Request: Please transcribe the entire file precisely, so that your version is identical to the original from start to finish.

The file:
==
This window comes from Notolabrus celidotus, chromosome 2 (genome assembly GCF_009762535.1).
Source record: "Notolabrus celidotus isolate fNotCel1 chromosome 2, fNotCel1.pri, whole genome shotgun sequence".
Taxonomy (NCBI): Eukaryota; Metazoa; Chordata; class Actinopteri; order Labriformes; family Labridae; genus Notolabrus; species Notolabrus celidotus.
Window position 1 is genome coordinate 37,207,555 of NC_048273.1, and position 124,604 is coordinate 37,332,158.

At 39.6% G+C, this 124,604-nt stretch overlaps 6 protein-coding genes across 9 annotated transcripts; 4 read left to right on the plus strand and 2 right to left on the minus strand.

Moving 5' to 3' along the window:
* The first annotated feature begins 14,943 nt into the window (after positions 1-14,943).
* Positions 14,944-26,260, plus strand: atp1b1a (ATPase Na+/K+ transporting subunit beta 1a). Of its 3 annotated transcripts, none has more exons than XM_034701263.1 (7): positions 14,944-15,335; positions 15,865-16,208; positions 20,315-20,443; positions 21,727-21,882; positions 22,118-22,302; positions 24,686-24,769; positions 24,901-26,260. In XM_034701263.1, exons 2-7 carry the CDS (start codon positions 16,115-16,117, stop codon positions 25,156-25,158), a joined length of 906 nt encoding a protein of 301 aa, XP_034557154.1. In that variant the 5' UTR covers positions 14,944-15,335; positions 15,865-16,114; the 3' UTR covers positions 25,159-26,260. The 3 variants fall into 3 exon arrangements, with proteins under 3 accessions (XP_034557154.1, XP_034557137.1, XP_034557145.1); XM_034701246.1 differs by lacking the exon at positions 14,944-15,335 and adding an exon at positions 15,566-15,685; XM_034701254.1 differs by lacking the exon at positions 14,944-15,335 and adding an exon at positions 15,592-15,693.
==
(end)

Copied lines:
This window comes from Notolabrus celidotus, chromosome 2 (genome assembly GCF_009762535.1).
Source record: "Notolabrus celidotus isolate fNotCel1 chromosome 2, fNotCel1.pri, whole genome shotgun sequence".
Taxonomy (NCBI): Eukaryota; Metazoa; Chordata; class Actinopteri; order Labriformes; family Labridae; genus Notolabrus; species Notolabrus celidotus.
Window position 1 is genome coordinate 37,207,555 of NC_048273.1, and position 124,604 is coordinate 37,332,158.

At 39.6% G+C, this 124,604-nt stretch overlaps 6 protein-coding genes across 9 annotated transcripts; 4 read left to right on the plus strand and 2 right to left on the minus strand.

Moving 5' to 3' along the window:
* The first annotated feature begins 14,943 nt into the window (after positions 1-14,943).
* Positions 14,944-26,260, plus strand: atp1b1a (ATPase Na+/K+ transporting subunit beta 1a). Of its 3 annotated transcripts, none has more exons than XM_034701263.1 (7): positions 14,944-15,335; positions 15,865-16,208; positions 20,315-20,443; positions 21,727-21,882; positions 22,118-22,302; positions 24,686-24,769; positions 24,901-26,260. In XM_034701263.1, exons 2-7 carry the CDS (start codon positions 16,115-16,117, stop codon positions 25,156-25,158), a joined length of 906 nt encoding a protein of 301 aa, XP_034557154.1. In that variant the 5' UTR covers positions 14,944-15,335; positions 15,865-16,114; the 3' UTR covers positions 25,159-26,260. The 3 variants fall into 3 exon arrangements, with proteins under 3 accessions (XP_034557154.1, XP_034557137.1, XP_034557145.1); XM_034701246.1 differs by lacking the exon at positions 14,944-15,335 and adding an exon at positions 15,566-15,685; XM_034701254.1 differs by lacking the exon at positions 14,944-15,335 and adding an exon at positions 15,592-15,693.